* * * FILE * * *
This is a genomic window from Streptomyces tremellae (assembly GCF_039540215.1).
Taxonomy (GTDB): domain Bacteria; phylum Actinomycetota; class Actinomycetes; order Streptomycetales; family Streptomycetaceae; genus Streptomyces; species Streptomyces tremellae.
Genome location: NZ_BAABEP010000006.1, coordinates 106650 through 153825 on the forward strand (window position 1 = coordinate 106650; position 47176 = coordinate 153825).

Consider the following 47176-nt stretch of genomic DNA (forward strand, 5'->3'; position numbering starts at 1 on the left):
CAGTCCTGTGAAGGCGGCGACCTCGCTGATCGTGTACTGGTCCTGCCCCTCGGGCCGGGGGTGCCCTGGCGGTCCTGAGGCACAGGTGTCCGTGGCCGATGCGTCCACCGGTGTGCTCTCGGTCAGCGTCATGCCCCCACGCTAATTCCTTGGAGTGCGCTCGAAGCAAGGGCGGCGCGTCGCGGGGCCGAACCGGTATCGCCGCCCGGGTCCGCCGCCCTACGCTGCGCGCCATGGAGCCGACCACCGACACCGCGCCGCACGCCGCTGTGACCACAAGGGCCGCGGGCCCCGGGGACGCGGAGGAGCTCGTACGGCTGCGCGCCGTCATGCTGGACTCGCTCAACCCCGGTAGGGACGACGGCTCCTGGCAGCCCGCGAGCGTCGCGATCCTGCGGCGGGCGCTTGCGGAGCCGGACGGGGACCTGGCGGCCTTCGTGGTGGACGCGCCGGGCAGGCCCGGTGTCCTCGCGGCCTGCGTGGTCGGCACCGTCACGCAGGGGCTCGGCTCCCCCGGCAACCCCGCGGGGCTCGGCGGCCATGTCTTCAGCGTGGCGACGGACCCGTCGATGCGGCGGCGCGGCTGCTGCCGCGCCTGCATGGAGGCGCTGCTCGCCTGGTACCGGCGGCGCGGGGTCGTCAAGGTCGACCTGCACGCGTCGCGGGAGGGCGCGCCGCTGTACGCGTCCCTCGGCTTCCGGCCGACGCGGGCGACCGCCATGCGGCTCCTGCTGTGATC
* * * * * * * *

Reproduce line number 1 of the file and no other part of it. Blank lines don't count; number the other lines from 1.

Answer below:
This is a genomic window from Streptomyces tremellae (assembly GCF_039540215.1).